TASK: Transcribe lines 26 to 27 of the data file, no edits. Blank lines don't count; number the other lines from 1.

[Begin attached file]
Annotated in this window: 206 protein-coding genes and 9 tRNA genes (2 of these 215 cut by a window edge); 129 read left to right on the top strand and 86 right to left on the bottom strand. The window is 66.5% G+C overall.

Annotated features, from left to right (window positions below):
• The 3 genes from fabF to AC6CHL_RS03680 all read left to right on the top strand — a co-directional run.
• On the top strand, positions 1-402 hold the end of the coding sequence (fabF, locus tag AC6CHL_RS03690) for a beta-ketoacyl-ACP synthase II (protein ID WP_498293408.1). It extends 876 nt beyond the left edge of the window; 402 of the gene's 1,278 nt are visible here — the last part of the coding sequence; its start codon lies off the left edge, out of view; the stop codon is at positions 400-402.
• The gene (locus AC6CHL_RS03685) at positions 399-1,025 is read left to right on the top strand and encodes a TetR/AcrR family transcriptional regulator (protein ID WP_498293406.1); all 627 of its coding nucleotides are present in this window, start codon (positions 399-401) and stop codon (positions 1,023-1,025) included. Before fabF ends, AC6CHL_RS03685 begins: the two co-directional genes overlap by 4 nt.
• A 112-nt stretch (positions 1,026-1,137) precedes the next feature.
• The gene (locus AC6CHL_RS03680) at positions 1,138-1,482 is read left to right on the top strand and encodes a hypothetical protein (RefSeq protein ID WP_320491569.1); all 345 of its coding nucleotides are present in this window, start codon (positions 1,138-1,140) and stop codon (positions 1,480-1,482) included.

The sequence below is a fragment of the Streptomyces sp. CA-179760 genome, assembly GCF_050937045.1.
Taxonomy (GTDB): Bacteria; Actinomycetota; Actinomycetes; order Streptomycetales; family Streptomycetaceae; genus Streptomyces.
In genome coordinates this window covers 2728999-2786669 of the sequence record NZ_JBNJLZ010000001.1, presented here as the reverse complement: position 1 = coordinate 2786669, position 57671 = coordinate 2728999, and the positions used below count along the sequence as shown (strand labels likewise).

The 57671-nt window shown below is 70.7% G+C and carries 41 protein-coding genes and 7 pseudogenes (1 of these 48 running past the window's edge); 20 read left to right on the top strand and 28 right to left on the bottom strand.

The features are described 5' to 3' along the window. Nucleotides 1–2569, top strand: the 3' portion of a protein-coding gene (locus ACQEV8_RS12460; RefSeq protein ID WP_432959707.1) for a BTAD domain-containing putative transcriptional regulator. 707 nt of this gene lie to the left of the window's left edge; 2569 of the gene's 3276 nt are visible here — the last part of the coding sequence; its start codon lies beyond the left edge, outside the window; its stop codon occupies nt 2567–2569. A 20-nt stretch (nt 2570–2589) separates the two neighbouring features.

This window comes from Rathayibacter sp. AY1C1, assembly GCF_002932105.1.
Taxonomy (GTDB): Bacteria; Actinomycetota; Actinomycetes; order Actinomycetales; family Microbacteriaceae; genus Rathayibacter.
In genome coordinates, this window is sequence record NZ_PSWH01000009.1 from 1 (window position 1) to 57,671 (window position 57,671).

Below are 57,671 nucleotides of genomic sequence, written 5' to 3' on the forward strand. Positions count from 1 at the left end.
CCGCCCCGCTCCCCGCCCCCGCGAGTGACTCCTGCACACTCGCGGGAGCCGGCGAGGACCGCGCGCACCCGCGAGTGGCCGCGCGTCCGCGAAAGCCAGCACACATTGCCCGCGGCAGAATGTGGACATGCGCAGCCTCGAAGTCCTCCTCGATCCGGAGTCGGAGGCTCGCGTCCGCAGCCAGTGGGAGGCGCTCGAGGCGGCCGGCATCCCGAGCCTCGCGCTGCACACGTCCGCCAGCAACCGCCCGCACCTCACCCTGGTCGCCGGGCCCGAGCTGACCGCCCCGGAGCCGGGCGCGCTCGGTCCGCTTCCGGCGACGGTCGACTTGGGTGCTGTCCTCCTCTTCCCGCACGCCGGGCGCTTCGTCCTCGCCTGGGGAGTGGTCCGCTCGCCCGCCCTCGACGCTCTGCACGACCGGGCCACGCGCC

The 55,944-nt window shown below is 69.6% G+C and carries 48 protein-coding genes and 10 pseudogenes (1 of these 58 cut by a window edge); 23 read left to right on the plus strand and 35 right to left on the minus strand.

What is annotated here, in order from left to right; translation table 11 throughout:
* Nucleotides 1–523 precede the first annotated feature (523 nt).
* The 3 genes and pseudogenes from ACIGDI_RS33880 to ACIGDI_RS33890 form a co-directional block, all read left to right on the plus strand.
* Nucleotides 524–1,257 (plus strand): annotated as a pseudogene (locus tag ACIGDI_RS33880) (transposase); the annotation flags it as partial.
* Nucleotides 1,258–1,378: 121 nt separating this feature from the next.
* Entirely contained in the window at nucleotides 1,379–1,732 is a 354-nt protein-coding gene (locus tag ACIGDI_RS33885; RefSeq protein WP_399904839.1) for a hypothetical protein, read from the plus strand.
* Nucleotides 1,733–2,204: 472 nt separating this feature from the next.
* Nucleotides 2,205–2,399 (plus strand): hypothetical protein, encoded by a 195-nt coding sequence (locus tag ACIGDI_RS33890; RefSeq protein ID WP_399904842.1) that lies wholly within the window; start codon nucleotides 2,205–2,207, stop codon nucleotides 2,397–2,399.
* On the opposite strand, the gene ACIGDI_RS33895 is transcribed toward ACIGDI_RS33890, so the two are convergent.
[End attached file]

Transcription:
* Nucleotides 2,205–2,399 (plus strand): hypothetical protein, encoded by a 195-nt coding sequence (locus tag ACIGDI_RS33890; RefSeq protein ID WP_399904842.1) that lies wholly within the window; start codon nucleotides 2,205–2,207, stop codon nucleotides 2,397–2,399.
* On the opposite strand, the gene ACIGDI_RS33895 is transcribed toward ACIGDI_RS33890, so the two are convergent.